THE debate in Parliament on the Yalta Agreements ratifies the annexation by force nf nearly half the territory of an Allied country whose frontiers were, apparently, considered quite satisfactory by Britain and America until it became highly convenient to resurrect a theoretic Curzon Line.
Though we regret the attempt made by the Prime Minister to defend the justice of the frontier settlement, we do not, of course, doubt that 'Iritain and America have only so acted in this question because it seemed to them the lesser of two evils.
Anyway, the fifth partition of .Poland is a fait accompli.
A Big Undertaking.!
But as for the rest of the proposed Polish settlement, let us be quite clear about the simple truth that the test is yet to come.
Statesmen who normally rightly refuse to accept the word of foreign Powers without tangible guarantees have on this occasion had to accept Russia's promise that Russia (for it is only really a question of Russian behaviour) will honestly help to establish in a neighbouring Poland a free, fully representative and truly democratic State, as those terms are understood in the West The only condition—and it is a strange enough one—is that the new Poland shall remain friendly to Russia. One might have thought that this was essentially a Polish business and, certainly, a very obvious Polish interest; but apparently in the new world a great Power is to have the right to control its neighbours to the extent of seeing that they remain friendly to itself—or, by Heaven, we'll force them to love us!
The more one considers the whole position, the more frightening seems the responsibility which Messrs. Churchill and Eden have had to take on to themselves.
Maybe, some of the things said in the debate which was far from useless have already made them wonder whether they hadn't Started biting a good deal more than they had inclination to chew.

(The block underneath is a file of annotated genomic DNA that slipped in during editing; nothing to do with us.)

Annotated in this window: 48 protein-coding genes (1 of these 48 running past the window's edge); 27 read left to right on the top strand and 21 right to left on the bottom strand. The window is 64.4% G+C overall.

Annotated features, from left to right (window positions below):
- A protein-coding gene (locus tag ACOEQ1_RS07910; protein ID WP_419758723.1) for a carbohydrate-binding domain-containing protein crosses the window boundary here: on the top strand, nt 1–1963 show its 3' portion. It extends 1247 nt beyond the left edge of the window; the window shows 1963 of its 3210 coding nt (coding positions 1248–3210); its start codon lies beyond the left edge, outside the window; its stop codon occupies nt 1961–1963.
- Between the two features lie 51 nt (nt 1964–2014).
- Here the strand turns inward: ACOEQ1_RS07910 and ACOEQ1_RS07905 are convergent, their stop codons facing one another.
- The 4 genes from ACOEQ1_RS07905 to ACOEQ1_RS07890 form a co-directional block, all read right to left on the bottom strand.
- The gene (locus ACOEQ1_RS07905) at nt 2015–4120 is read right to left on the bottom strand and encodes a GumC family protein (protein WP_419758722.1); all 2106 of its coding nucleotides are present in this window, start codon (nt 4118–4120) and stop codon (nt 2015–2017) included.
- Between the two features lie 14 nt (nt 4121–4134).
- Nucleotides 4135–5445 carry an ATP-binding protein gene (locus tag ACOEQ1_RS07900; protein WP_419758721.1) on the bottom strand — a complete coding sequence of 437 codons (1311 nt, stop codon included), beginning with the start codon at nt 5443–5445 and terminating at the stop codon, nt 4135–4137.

It is up to the friends of Poland now to see to it that they indeed
do chew every single .hit—or pub-1 hely do what one does with food one cannot chew!
That the experiment should be successful is certainly every bit as much our wish as it is theirs.
An attempt has been made by many who participated in the betrayal of our Ally to make out that hatred of the Russians, rather than any love of Poland, has prompted their critics to stand by that country.
Can it be too often said that, so far as Catholics anyway fre concerned, the one desire is that Soviet Russia should act in this and other questions in such a way as to make international understanding and peace possible and fruitful?
Only a madman could wish otherwise! The alternative is another and bloedier war, misery for millions who come under direct or indirect Soviet sway and,. in Russia itself, the hardening of a totalitarian and anti-Christian regime instead of its evolution into a regime consonant with what until lately was universally called civilisation.
Of course, every decent Christian wants the alliance with Soviet Russia to be a successful -and happy experiment. But such a Christian cannot possibly be very sanguine about the prospects.
He cannot disguise from himself the simple truth that by every moral and rational test the Soviet is not in fact behaving as one has a right in all prudence to expect of a partner.
The Russian soldiers have fought heroically and the Russian people have endured with patience and courage their terrible trials— but so have the Germans. Under contemporary totalitarian conditions, this is no longer a moral and rational test of a nation's status in civilisation In foreign policy and religious, moral, cultural and social conditions at home, we know. of no change for the better, save for such changes as clearly minister to the material efficiency of a nation at war. And those who can get a copy will do well to read in the Readers' Digest of January and February a friendly American reportage on conditions in Russia which suggest that even in efficiency the Soviet still lags far behind the West. As for working men who look to Russia as a terrestrial paradise, they would do well to study the change-over in Russia from the humane time-rate of payment to the feverish piece-rate, once thought a capitalist crime against the rights of the person.
But if anyone can adduce wellauthenticated facts to show that Soviet Russia is indeed evolving towards 0-ideals cherished in the West, and doing so with the added advantage of revolutionary experience, it is the Catholics who will be the first to hold out their hands in honest welcome.
Meanwhile, the test is once again Poland.